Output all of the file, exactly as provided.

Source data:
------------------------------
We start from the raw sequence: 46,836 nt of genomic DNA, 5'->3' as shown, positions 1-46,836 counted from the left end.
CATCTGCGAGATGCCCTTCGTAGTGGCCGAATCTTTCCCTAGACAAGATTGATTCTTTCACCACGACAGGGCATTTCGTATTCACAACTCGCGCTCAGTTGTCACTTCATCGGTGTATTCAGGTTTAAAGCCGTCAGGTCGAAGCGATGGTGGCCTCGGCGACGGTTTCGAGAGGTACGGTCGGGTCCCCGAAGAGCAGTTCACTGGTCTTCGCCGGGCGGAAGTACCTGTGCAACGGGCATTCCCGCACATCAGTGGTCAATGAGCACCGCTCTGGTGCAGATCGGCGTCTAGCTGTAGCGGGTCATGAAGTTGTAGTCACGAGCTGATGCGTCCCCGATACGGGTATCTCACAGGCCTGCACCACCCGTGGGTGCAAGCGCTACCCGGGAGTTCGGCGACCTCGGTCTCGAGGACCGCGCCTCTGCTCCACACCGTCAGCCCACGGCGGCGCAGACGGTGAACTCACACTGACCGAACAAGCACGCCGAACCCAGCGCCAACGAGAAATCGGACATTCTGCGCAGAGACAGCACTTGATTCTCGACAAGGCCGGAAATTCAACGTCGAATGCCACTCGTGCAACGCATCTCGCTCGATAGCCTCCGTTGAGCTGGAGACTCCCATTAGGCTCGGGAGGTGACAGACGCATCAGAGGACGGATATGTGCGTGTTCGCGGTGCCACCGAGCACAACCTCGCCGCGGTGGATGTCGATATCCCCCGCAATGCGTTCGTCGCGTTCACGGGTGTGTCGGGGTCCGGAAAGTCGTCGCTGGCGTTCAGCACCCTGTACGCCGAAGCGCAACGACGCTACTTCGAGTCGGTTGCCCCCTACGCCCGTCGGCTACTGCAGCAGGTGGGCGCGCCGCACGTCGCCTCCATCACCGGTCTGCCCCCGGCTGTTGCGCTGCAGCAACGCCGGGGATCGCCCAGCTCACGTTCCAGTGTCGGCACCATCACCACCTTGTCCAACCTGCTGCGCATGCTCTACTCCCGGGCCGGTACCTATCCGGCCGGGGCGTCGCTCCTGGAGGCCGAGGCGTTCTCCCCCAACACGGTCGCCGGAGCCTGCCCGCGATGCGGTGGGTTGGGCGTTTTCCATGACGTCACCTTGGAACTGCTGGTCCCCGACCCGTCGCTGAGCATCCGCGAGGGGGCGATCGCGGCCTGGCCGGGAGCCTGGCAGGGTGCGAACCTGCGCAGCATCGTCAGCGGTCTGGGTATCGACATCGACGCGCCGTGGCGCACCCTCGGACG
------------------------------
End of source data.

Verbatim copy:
We start from the raw sequence: 46,836 nt of genomic DNA, 5'->3' as shown, positions 1-46,836 counted from the left end.
CATCTGCGAGATGCCCTTCGTAGTGGCCGAATCTTTCCCTAGACAAGATTGATTCTTTCACCACGACAGGGCATTTCGTATTCACAACTCGCGCTCAGTTGTCACTTCATCGGTGTATTCAGGTTTAAAGCCGTCAGGTCGAAGCGATGGTGGCCTCGGCGACGGTTTCGAGAGGTACGGTCGGGTCCCCGAAGAGCAGTTCACTGGTCTTCGCCGGGCGGAAGTACCTGTGCAACGGGCATTCCCGCACATCAGTGGTCAATGAGCACCGCTCTGGTGCAGATCGGCGTCTAGCTGTAGCGGGTCATGAAGTTGTAGTCACGAGCTGATGCGTCCCCGATACGGGTATCTCACAGGCCTGCACCACCCGTGGGTGCAAGCGCTACCCGGGAGTTCGGCGACCTCGGTCTCGAGGACCGCGCCTCTGCTCCACACCGTCAGCCCACGGCGGCGCAGACGGTGAACTCACACTGACCGAACAAGCACGCCGAACCCAGCGCCAACGAGAAATCGGACATTCTGCGCAGAGACAGCACTTGATTCTCGACAAGGCCGGAAATTCAACGTCGAATGCCACTCGTGCAACGCATCTCGCTCGATAGCCTCCGTTGAGCTGGAGACTCCCATTAGGCTCGGGAGGTGACAGACGCATCAGAGGACGGATATGTGCGTGTTCGCGGTGCCACCGAGCACAACCTCGCCGCGGTGGATGTCGATATCCCCCGCAATGCGTTCGTCGCGTTCACGGGTGTGTCGGGGTCCGGAAAGTCGTCGCTGGCGTTCAGCACCCTGTACGCCGAAGCGCAACGACGCTACTTCGAGTCGGTTGCCCCCTACGCCCGTCGGCTACTGCAGCAGGTGGGCGCGCCGCACGTCGCCTCCATCACCGGTCTGCCCCCGGCTGTTGCGCTGCAGCAACGCCGGGGATCGCCCAGCTCACGTTCCAGTGTCGGCACCATCACCACCTTGTCCAACCTGCTGCGCATGCTCTACTCCCGGGCCGGTACCTATCCGGCCGGGGCGTCGCTCCTGGAGGCCGAGGCGTTCTCCCCCAACACGGTCGCCGGAGCCTGCCCGCGATGCGGTGGGTTGGGCGTTTTCCATGACGTCACCTTGGAACTGCTGGTCCCCGACCCGTCGCTGAGCATCCGCGAGGGGGCGATCGCGGCCTGGCCGGGAGCCTGGCAGGGTGCGAACCTGCGCAGCATCGTCAGCGGTCTGGGTATCGACATCGACGCGCCGTGGCGCACCCTCGGACG